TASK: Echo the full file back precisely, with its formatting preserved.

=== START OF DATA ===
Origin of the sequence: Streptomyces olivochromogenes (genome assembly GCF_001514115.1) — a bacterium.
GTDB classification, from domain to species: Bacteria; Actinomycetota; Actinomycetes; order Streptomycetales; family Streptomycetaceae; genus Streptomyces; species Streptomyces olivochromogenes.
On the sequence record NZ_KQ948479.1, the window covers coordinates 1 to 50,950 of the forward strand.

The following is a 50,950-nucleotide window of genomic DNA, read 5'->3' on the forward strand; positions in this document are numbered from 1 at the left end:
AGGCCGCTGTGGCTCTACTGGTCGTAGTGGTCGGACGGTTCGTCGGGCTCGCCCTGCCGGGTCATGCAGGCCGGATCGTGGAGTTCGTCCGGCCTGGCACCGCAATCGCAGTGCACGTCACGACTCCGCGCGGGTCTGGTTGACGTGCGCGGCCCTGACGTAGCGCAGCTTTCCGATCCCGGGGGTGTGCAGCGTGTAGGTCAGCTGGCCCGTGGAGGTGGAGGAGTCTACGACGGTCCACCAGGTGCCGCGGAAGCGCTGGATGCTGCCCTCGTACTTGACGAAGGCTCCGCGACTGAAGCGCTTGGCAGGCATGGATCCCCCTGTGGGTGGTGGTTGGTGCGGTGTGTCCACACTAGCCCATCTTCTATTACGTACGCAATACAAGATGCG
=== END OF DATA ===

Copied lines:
Origin of the sequence: Streptomyces olivochromogenes (genome assembly GCF_001514115.1) — a bacterium.
GTDB classification, from domain to species: Bacteria; Actinomycetota; Actinomycetes; order Streptomycetales; family Streptomycetaceae; genus Streptomyces; species Streptomyces olivochromogenes.
On the sequence record NZ_KQ948479.1, the window covers coordinates 1 to 50,950 of the forward strand.

The following is a 50,950-nucleotide window of genomic DNA, read 5'->3' on the forward strand; positions in this document are numbered from 1 at the left end:
AGGCCGCTGTGGCTCTACTGGTCGTAGTGGTCGGACGGTTCGTCGGGCTCGCCCTGCCGGGTCATGCAGGCCGGATCGTGGAGTTCGTCCGGCCTGGCACCGCAATCGCAGTGCACGTCACGACTCCGCGCGGGTCTGGTTGACGTGCGCGGCCCTGACGTAGCGCAGCTTTCCGATCCCGGGGGTGTGCAGCGTGTAGGTCAGCTGGCCCGTGGAGGTGGAGGAGTCTACGACGGTCCACCAGGTGCCGCGGAAGCGCTGGATGCTGCCCTCGTACTTGACGAAGGCTCCGCGACTGAAGCGCTTGGCAGGCATGGATCCCCCTGTGGGTGGTGGTTGGTGCGGTGTGTCCACACTAGCCCATCTTCTATTACGTACGCAATACAAGATGCG